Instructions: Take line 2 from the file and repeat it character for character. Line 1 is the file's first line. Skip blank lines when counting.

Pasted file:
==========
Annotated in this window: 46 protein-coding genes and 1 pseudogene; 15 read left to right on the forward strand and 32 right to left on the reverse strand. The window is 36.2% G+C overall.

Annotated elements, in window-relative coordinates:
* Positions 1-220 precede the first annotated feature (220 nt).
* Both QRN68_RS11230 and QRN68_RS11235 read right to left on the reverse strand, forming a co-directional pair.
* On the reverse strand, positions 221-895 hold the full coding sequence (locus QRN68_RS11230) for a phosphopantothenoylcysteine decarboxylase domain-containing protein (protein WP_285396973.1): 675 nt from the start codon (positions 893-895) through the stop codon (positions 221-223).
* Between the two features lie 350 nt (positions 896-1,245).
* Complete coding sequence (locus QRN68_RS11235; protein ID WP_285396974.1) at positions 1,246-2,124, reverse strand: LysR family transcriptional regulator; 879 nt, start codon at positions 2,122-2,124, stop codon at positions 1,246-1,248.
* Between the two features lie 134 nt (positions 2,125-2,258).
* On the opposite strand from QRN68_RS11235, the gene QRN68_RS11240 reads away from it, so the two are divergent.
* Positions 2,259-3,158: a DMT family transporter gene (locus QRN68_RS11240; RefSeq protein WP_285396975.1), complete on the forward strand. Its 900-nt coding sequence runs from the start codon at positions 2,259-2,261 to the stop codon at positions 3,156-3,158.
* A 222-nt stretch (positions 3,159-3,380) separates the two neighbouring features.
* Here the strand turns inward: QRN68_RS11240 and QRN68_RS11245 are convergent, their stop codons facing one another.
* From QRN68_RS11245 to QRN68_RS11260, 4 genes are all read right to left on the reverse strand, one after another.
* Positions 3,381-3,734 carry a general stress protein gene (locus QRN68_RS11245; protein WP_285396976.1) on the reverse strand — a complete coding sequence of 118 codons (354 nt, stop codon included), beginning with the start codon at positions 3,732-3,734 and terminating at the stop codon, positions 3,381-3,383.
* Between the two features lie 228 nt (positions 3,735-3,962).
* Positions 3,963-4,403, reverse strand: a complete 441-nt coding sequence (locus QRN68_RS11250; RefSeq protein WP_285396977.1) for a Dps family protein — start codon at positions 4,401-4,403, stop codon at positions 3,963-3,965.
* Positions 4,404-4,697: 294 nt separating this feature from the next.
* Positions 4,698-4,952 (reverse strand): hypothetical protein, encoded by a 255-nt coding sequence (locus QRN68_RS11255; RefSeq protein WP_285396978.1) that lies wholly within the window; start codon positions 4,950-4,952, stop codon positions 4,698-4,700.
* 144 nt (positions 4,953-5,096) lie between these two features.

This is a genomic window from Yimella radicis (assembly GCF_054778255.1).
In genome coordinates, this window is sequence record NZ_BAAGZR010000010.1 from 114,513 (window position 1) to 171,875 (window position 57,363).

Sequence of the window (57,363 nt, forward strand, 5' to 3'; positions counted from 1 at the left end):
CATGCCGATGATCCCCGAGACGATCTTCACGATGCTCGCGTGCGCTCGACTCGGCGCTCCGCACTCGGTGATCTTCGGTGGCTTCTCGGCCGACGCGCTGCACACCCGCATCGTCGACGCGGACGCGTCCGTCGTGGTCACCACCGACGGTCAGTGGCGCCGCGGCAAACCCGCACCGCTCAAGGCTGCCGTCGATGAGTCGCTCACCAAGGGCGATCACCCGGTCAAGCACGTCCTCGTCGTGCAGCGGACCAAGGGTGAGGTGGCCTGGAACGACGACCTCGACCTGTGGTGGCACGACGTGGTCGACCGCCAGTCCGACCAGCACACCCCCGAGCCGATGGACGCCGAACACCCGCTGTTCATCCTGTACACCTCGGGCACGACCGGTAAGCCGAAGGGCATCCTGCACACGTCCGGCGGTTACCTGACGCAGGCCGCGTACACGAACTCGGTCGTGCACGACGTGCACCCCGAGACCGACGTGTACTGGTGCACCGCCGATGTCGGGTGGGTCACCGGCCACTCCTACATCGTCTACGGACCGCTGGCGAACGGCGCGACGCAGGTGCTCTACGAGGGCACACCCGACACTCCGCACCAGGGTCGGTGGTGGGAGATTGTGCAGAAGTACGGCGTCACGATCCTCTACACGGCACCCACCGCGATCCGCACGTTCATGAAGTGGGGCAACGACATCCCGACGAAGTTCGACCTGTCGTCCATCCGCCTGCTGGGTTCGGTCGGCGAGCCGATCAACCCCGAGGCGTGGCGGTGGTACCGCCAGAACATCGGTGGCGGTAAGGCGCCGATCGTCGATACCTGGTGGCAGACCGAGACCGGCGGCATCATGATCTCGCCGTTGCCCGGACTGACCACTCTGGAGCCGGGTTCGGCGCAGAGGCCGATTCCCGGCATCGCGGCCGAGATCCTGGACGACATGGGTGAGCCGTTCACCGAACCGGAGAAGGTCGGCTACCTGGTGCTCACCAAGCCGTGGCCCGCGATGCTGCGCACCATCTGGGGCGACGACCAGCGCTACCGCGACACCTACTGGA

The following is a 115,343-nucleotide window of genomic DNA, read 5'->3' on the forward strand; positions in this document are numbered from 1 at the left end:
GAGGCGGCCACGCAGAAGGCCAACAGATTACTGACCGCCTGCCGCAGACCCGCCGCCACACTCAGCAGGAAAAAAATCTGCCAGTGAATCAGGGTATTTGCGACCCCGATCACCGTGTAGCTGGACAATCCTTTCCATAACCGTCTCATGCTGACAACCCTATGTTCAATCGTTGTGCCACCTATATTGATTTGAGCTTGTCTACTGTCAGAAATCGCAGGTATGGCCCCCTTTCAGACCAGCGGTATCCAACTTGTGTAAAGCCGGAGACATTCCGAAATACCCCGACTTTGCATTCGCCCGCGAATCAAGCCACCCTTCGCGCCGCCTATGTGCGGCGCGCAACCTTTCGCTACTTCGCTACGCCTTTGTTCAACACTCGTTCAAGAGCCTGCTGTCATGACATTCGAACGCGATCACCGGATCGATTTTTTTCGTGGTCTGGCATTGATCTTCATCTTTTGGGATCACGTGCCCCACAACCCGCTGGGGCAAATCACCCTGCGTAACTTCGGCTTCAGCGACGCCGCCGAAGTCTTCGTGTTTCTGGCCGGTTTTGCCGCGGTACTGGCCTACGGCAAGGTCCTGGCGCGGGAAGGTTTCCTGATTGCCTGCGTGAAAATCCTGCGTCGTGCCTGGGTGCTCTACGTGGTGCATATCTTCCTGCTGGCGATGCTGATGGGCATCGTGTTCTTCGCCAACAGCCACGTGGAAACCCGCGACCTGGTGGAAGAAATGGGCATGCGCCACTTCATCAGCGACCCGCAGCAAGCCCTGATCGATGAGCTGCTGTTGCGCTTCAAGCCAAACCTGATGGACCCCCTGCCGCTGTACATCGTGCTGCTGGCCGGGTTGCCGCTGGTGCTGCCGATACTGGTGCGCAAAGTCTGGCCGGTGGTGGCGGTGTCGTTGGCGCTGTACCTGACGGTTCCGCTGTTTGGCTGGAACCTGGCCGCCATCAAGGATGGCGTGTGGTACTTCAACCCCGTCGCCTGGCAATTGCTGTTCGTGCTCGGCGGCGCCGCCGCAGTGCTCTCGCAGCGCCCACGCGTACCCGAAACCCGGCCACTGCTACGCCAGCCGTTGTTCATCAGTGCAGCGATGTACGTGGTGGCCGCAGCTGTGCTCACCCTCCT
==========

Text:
Annotated elements, in window-relative coordinates: